This is your first night in Carrigskeeaun.

Michael Longley (from The New Yorker)

In Mimi's Garden

Last day

I loved typing this poem For My Grandson, listening to the words
trill and thrill the tongue. It was so appropriate since the issue arrived
the last day of Noah's visit with us. What an amazing little boy, so curious
and alive, so full of love and intense wonder at the world.

I planted a garden this year, watered the seeds and pulled the weeds
and watched the abundance manifest from the dark earth - and I wondered
at times why I was doing it - Who is it for, all this beauty? I am nearly the
only person who looks at these flowers, or tends these fragile plants.

Then, Noah came - and he loved Mimi's garden! He learned about tomatoes,
how to pick them gently so they didn't squeeze or bruise. How dill tasted,
and how basil to pull the baby carrots.The tassels of cornsilk
and the thorns of roses were of equal interest, and the great sunflowers,
towering and bobbing...He watched lizards and beetles with delight and even
kissed a toad on the mouth, much to our surprise!

Saturday, September 11, 2004

Two Monuments

by Elise Partridge

1. The Tomb of the Unknown Soldier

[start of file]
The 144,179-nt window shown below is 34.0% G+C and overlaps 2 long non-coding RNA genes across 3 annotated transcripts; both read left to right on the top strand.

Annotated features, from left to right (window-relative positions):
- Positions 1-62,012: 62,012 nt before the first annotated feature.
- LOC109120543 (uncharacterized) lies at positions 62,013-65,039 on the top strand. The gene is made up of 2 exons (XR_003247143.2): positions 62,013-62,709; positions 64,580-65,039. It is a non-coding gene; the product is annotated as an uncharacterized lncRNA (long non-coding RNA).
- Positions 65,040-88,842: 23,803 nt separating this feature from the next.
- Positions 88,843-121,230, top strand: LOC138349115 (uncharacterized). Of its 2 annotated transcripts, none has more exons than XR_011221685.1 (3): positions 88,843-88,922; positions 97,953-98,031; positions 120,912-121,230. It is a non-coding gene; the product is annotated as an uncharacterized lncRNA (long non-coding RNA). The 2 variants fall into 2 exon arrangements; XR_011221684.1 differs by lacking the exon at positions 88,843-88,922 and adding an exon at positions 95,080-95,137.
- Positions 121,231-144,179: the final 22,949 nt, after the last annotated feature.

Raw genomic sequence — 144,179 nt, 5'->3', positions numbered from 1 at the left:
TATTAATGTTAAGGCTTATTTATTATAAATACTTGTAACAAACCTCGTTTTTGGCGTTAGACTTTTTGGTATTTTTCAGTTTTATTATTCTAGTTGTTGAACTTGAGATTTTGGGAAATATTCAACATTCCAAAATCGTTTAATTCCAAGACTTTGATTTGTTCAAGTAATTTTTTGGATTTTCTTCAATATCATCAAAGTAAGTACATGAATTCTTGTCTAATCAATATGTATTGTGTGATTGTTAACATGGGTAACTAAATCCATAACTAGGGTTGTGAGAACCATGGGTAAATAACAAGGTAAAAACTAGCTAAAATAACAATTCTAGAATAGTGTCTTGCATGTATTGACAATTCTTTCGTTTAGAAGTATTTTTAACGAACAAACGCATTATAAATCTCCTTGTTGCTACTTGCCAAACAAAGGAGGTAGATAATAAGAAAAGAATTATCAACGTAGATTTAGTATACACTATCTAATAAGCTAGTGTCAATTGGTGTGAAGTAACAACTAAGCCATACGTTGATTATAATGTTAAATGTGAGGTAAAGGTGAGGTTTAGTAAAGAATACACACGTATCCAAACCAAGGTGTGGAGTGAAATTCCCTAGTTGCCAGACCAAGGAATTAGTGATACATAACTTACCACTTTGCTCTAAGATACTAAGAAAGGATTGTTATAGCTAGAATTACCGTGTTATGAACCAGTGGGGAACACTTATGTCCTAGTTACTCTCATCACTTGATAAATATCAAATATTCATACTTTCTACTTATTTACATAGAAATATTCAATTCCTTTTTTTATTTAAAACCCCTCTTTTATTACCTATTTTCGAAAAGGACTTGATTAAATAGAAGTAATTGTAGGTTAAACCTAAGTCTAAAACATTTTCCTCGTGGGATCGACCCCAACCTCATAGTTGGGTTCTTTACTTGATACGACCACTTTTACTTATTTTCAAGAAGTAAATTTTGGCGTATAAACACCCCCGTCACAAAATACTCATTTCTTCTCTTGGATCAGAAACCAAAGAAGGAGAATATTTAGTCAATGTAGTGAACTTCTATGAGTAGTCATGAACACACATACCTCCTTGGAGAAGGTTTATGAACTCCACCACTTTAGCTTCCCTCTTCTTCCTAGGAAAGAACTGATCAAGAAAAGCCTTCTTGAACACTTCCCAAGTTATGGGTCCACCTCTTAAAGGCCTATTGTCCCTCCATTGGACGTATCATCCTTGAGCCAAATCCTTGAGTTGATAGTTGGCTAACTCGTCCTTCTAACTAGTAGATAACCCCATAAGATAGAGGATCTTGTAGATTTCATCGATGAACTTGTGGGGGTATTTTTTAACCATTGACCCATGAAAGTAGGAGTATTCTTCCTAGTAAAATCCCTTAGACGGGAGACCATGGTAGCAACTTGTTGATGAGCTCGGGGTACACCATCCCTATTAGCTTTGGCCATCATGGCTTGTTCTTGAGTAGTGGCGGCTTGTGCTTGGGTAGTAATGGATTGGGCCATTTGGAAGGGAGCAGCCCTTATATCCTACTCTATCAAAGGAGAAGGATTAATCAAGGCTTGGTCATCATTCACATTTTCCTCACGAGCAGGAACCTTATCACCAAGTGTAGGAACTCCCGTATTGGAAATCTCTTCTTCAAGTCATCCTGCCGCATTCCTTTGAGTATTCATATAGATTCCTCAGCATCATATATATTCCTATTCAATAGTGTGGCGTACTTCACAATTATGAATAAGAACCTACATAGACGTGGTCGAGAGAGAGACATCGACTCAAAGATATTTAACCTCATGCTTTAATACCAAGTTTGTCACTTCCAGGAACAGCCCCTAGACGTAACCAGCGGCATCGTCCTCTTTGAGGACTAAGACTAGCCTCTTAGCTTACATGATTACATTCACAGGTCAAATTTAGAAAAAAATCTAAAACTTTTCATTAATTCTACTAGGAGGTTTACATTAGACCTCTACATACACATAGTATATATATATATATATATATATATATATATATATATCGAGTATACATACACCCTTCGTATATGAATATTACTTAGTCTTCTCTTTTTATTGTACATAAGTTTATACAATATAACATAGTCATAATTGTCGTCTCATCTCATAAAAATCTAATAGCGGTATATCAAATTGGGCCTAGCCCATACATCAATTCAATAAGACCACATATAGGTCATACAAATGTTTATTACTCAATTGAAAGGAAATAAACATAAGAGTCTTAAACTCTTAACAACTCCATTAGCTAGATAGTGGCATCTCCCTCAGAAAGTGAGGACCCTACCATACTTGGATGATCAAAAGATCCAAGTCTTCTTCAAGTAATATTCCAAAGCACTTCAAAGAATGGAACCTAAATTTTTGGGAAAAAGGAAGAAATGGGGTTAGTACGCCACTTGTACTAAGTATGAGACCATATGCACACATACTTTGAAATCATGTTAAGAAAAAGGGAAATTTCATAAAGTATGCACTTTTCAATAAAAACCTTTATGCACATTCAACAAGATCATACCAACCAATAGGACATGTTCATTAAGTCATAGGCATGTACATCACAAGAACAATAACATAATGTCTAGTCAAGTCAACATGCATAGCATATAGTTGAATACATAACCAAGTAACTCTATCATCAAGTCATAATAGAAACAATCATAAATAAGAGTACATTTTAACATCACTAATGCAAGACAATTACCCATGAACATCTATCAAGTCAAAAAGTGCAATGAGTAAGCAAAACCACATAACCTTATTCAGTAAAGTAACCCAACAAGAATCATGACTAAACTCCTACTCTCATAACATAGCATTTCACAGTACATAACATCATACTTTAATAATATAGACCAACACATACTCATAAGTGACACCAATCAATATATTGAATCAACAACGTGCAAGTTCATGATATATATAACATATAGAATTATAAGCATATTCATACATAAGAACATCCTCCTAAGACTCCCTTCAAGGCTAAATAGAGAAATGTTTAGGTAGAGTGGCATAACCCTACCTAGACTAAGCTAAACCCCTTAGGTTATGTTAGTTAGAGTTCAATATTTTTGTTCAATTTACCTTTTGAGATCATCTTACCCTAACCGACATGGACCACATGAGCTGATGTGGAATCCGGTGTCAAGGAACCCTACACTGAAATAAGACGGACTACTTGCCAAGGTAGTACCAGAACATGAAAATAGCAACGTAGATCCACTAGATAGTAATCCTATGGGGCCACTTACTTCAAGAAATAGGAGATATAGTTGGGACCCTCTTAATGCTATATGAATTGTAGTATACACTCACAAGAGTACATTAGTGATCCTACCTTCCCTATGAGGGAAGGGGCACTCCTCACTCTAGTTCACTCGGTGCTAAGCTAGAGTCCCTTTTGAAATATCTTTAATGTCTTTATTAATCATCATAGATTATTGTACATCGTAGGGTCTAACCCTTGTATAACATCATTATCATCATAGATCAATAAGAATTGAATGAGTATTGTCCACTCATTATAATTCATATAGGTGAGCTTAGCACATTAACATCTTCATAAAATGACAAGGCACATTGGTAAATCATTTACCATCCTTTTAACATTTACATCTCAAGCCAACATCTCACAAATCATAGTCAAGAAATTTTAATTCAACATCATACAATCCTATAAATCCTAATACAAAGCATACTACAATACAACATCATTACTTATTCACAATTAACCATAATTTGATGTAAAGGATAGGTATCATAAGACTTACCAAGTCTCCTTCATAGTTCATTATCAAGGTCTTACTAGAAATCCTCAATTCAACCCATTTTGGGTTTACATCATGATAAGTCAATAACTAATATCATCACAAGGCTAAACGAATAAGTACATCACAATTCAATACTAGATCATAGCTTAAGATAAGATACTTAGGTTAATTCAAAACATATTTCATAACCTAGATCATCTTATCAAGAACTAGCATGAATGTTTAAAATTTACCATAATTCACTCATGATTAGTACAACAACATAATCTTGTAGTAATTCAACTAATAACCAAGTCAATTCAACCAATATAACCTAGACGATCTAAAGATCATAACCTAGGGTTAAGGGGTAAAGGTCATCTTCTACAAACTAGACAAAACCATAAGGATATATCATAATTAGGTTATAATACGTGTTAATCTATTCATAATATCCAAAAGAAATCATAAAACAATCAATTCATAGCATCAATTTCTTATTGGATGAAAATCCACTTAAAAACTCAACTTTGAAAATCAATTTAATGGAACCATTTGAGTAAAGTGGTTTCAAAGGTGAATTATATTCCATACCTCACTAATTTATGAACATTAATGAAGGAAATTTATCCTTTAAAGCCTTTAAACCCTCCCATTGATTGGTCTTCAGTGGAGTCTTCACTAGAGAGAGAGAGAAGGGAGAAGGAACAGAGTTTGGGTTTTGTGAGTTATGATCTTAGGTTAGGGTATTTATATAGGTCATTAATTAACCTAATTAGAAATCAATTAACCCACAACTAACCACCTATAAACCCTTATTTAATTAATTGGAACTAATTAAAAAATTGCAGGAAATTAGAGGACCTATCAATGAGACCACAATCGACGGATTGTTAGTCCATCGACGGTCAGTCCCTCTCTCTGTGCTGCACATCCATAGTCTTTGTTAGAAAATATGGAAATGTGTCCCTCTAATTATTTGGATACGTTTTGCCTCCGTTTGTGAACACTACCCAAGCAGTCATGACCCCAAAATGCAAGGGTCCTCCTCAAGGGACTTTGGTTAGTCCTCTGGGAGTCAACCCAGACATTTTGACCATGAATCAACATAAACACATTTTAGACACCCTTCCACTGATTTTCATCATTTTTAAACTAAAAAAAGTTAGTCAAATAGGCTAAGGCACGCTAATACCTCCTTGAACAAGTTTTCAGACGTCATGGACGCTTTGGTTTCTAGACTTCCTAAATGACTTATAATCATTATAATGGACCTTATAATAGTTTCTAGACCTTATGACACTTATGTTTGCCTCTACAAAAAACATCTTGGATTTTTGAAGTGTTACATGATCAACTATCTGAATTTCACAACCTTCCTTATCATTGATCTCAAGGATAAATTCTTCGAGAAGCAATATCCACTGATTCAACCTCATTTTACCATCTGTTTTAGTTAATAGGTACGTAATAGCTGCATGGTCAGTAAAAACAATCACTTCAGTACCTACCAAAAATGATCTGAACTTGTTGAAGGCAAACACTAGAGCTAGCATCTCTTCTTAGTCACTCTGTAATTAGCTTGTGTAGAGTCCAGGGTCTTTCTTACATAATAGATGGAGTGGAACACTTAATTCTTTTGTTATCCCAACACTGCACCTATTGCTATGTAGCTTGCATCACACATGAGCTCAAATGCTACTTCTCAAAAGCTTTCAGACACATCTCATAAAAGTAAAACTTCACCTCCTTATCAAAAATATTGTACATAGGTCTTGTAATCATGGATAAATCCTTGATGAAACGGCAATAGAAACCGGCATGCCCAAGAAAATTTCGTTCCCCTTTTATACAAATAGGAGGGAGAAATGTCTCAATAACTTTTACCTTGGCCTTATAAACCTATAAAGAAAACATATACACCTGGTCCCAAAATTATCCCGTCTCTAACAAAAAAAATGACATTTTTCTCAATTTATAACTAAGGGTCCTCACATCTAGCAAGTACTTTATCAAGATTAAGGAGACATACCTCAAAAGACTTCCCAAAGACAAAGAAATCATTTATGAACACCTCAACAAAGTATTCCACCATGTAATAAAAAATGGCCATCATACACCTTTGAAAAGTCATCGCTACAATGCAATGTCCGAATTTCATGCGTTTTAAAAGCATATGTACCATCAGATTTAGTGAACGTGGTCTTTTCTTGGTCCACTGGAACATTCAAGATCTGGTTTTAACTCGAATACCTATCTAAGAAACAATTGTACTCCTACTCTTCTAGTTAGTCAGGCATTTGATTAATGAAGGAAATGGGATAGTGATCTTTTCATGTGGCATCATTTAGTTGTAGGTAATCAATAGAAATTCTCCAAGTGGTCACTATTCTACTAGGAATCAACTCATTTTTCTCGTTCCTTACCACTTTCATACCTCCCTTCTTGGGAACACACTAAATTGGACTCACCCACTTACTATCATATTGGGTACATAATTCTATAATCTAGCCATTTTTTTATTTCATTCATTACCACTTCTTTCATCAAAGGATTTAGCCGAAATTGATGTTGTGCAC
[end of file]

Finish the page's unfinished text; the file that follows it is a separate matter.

White marble. Rolled sod.
Black-shod guard: shining shoes
glide up and down red carpet.
The steed's bronze lip disdainfully curls.
Inside a colonnaded rotunda,
under a Latin diadem,
cases of medals and rosettes.

2. Civil War Battlefield

One-room museum:
a letter from an eighteen-year-old, bragging
we’ll whup ‘em yet!
His dingy, bullet-shredded epaulet.
The wire-rim glasses and dogeared Bible
of the grandmother who refused to leave her house
when the battle started.
(She died at noon under an exploding shell.)
A grasshopper, clinging to a swaying stalk.
A mower roaring over the field.

(from the W.B. Yeats Prize poems, 2001)

It is September 11 - and so we cannot help but remember.
But what really happened? an excuse for war?
sacrifice of the innocents? Now that we have surpassed 1000
dead US soldiers and countless thousands of dead Iraquis,
what has been accomplished? why are people cheering for a
president who prides himself on this horrid accomplishment?
It is September 11 - and we wonder why our world changed.

Sunday, September 05, 2004

Bitter Sweet

Once I was young, the children small,
There was not time to finish all
The tasks, it seemed.
These things I dreamed:
A clean, still house, no urgent need,
A little time to rest and read.
Now I am older; day by day
I read the lovely hours away.
The still house gleams.
These are my dreams:
A piping voice to call its need,
A hungry little mouth to feed,
A tear to wipe, a hole to mend,
A boundless energy to lend.
Vain, idle dreams!

I found this poem today on the
website, and I don't know who wrote it - whether
it was Anonymous, or just an omission. I used to
proofread for Mothering, and it comes naturally to
me. ...But I was bowled over by this poem. Who wrote it?
It reminds me of a poem in a children's anthology
I might have read myself as a child, accompanied by
b&w illustrations of Mother with her chicks, and later
by the fireside, knitting...